And then you fall back asleep?” you assume. Nope. Phoebe June’s full affections take a while to dissipate and she’ll make several more attempts at snatching me bald before she gets it out of her system and settles down on my shoulder to flop around until breakfast is served.

Hopefully, this is a passing phase, because one of her favorite times to run amok through the house is around 10:45 each night. These frenzies can last a couple of hours, so if she doesn’t give up one or the other habits, I may be feeling soon, as they say, “a mere shadow of my former self.”

I thought Phoebe June’s story might bring you a smile during the wintry days of January. You can deny it, but I know you’re watching those funny cat videos online!

If you’re a “cat person”, I’m sure you have a story or two to of your own about the cats in your life. Scroll back up to the top of this post and “Leave a Comment” to share them. I’d love to hear from you!

Have some cat-loving friends? Be sure to SHARE!

Want more on how Smuffy deals with cats? Check it out here, but please, cover your eyes!

Little Gladys and the Extended Cure

Let’s journey back to the late 1920’s. If you can recall any tunes from “O Brother, Where Art Thou?”, hum along.  It’ll put you in the proper mood.

In the tiny town along the railroad tracks where my mother grew up, life revolved around daily chores, school, church, and a trip to the store for necessaries, news and a haircut (all in the same place and provided by her daddy, Judge, who wasn’t one, but that’s another story). A break in the routine came when relatives visited or when the kids got to go spend time with grandparents.

Even prior to being old enough to attend school, my mom often stayed with her grandparents to help out the old folks, seein’ as how their rheumatiz kept them from doing all the things they’d done when they were spring chickens. They lived near another tiny town just ten miles down the tracks. By the way, is anything ever “up” the tracks?

Here they are dandling a couple of the grandkiddies on their knees, Grandma in a dress that seemed to reappear in most of her photos and Uncle John sporting a fine head of hair and a beard to match.  I imagine he cut quite a figure in his Union Blues back in his Civil War fighting days, don’t you?

Martha and Uncle John www.midweststoryteller.com

Just so we get things straight – Grandma Martha married John, who had actually been married to her sister, Emma. It was all on the up-and-up, because Emma had passed on, leaving Uncle John a free man. Martha, having been first widowed (now that fellow was my mom’s actual grandpa) and then receiving a court judgment freeing her up from a no-good scoundrel, married John, who, in addition, was a second cousin, once removed. So, my mom grew up with a step-grandpa/uncle-by-marriage cousin whom they all called Uncle John. Well, now that that’s all cleared up…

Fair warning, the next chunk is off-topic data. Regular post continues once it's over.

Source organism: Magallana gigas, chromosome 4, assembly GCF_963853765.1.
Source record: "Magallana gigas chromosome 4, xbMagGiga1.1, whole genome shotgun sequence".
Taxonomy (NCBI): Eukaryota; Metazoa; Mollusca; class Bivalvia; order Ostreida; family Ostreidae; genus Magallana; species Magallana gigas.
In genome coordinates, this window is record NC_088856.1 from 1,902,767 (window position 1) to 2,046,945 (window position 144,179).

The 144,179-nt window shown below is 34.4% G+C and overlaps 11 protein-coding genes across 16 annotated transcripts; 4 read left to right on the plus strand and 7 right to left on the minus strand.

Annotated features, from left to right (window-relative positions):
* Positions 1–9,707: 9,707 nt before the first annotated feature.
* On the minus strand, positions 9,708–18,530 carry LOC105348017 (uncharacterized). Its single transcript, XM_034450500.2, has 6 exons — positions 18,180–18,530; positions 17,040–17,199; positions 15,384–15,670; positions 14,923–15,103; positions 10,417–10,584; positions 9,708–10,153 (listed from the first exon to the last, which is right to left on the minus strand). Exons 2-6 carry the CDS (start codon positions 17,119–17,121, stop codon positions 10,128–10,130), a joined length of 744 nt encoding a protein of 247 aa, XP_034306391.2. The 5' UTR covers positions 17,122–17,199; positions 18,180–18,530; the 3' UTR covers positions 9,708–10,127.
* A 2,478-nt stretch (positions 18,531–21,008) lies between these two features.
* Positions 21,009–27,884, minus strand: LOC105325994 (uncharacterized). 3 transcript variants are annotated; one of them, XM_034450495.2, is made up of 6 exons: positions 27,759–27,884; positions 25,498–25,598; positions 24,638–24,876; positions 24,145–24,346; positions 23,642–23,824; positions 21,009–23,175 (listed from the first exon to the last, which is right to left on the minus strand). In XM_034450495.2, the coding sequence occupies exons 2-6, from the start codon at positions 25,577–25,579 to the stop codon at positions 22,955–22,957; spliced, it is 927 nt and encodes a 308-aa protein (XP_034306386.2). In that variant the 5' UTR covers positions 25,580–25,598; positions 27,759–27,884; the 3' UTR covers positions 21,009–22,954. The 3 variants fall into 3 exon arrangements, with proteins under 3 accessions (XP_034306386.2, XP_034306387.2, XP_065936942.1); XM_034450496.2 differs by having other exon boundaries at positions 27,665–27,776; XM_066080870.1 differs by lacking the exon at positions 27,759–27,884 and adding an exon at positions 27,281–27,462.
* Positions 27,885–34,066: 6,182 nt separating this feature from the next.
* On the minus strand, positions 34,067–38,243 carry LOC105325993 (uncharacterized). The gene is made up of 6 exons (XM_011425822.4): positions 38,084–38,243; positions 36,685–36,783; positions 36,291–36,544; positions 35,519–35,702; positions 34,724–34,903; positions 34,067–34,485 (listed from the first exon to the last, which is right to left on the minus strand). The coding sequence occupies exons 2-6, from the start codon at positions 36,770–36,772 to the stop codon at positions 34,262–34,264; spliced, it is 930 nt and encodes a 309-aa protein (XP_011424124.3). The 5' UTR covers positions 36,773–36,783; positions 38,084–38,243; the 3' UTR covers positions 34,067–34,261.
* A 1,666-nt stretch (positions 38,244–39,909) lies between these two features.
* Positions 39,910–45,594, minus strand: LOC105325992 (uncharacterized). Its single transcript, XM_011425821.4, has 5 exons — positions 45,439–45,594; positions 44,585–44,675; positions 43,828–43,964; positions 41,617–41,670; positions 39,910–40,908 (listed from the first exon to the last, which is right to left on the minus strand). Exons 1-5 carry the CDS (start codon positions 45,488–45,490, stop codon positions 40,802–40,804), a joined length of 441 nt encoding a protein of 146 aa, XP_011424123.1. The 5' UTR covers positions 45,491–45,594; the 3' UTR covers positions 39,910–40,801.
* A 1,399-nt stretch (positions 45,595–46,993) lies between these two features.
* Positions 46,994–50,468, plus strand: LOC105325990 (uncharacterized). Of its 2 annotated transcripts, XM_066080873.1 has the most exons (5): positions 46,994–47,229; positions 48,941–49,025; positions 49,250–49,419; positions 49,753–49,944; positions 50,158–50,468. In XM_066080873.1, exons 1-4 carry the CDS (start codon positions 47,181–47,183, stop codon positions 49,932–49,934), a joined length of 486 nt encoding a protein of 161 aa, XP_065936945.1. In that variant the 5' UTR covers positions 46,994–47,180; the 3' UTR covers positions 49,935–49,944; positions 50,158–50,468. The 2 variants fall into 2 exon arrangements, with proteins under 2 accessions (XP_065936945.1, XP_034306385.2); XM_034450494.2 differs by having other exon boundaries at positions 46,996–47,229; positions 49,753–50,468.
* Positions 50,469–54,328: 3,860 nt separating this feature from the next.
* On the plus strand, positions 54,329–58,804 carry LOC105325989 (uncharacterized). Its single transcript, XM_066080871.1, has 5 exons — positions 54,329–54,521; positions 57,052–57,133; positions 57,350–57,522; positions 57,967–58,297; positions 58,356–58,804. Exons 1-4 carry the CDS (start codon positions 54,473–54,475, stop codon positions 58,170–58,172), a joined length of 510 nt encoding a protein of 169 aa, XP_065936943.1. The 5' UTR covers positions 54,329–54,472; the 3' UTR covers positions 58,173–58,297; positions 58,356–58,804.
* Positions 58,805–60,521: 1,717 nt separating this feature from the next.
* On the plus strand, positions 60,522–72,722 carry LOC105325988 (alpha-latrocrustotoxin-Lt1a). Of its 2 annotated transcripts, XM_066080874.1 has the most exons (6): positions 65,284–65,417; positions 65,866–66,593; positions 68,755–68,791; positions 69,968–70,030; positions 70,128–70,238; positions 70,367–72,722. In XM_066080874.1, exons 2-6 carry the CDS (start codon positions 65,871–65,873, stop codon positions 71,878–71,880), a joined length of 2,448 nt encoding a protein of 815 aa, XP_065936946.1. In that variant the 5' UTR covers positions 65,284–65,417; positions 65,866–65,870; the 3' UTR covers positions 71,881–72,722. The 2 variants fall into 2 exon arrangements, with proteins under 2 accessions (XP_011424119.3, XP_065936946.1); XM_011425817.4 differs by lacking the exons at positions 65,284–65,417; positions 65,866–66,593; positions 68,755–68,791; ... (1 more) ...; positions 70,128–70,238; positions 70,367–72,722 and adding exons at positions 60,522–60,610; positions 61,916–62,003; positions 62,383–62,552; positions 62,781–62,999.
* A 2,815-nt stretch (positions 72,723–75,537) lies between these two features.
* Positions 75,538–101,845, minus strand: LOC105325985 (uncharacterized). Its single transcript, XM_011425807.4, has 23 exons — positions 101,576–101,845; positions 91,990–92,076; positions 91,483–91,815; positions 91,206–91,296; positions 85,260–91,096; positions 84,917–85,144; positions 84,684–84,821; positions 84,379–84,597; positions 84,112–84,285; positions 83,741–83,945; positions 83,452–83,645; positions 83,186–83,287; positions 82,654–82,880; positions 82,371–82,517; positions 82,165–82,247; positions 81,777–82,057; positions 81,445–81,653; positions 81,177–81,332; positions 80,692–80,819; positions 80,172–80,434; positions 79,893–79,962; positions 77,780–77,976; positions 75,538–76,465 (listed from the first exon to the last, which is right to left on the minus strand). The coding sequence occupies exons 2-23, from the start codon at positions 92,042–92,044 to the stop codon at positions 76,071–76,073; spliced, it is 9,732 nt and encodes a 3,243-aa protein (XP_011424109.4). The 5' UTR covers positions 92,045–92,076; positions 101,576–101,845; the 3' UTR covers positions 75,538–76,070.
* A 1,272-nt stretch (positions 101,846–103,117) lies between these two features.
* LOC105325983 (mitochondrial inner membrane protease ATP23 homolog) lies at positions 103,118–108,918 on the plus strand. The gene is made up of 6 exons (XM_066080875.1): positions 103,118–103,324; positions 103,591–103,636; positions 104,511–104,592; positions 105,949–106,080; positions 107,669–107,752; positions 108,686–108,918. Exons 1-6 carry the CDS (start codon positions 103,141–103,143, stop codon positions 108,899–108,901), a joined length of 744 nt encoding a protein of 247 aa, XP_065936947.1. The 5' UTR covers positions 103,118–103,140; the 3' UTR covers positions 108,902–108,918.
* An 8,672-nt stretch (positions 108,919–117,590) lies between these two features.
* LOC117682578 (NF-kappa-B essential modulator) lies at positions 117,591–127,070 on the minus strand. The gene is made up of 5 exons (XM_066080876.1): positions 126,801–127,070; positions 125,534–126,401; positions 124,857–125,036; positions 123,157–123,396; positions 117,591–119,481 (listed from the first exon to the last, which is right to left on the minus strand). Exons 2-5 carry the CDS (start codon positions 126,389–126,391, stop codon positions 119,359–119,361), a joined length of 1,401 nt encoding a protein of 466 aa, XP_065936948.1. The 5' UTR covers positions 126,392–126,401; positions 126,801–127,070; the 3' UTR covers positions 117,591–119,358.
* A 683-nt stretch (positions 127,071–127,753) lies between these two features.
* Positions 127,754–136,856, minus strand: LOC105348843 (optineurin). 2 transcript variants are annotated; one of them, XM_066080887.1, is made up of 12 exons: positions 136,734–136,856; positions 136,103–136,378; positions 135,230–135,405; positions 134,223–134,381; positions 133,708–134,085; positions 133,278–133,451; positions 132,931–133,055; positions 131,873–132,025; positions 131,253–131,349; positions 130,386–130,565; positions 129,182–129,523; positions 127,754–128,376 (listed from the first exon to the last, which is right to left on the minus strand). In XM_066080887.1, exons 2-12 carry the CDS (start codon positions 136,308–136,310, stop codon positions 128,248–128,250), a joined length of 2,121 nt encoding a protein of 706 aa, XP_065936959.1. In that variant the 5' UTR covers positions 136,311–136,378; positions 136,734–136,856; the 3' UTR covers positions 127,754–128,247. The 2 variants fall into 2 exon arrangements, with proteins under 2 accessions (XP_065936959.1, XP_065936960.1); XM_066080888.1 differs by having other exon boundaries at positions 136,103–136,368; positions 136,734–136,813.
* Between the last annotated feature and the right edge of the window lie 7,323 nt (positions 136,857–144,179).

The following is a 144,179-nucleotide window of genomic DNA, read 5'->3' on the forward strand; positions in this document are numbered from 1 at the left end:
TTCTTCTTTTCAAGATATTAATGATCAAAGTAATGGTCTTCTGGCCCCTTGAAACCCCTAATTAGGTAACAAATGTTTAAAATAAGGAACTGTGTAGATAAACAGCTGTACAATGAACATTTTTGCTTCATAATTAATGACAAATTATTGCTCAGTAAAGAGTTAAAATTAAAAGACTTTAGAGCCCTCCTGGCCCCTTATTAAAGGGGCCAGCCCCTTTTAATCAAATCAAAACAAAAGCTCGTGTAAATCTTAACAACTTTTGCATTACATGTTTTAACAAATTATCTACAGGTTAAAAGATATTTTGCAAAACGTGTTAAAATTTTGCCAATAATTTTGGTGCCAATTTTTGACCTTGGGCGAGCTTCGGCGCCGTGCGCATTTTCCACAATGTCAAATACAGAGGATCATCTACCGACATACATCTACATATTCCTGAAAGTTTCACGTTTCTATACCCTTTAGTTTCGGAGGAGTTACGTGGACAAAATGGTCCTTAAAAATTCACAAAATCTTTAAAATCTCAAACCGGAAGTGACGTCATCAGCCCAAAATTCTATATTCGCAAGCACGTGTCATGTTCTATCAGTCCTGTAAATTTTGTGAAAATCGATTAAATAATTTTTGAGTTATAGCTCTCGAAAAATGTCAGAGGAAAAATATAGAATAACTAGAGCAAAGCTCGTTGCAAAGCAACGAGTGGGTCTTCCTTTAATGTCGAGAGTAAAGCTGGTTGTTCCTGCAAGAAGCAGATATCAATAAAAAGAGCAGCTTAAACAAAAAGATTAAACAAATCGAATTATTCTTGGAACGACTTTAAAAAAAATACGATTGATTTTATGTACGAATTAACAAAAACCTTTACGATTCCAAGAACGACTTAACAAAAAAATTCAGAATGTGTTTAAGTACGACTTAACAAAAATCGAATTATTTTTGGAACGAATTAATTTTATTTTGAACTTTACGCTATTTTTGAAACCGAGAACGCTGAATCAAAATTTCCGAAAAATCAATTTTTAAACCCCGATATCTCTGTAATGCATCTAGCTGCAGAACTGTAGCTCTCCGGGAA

Now isn’t this a little darlin’?

Little Gladys Pearl www.midweststoryteller.com

She’s my mom’s little sister, Gladys Pearl.  I have no idea where she came up with that parasol, but I’ll bet she was mighty proud of it!

The family didn’t call everyone by double names, but they must have sensed that it was a fit for Gladys Pearl. She’d need it later, when she married and moved to the Deep South.

Little Gladys Pearl had a turn at staying with Grandma and Uncle John. Things were different in those days. Though big cities may have already embraced telephones and electric lights to a certain degree, out here in the Midwest things remained “off the grid”. In fact, there was no grid. Believe it or not, even good parents believed that anyone with a responsible job who could look you in the eye and shake your hand could be trusted. They may have had a few qualms about putting a small child on a train and giving the conductor instructions to see that they got off at the right stop, but they did it. I’m not sure if anyone met Gladys Pearl at the train when she reached her destination, because I’m sure they didn’t have a phone. Somehow she got there and perhaps had to find her way out to Grandma and Uncle John’s place.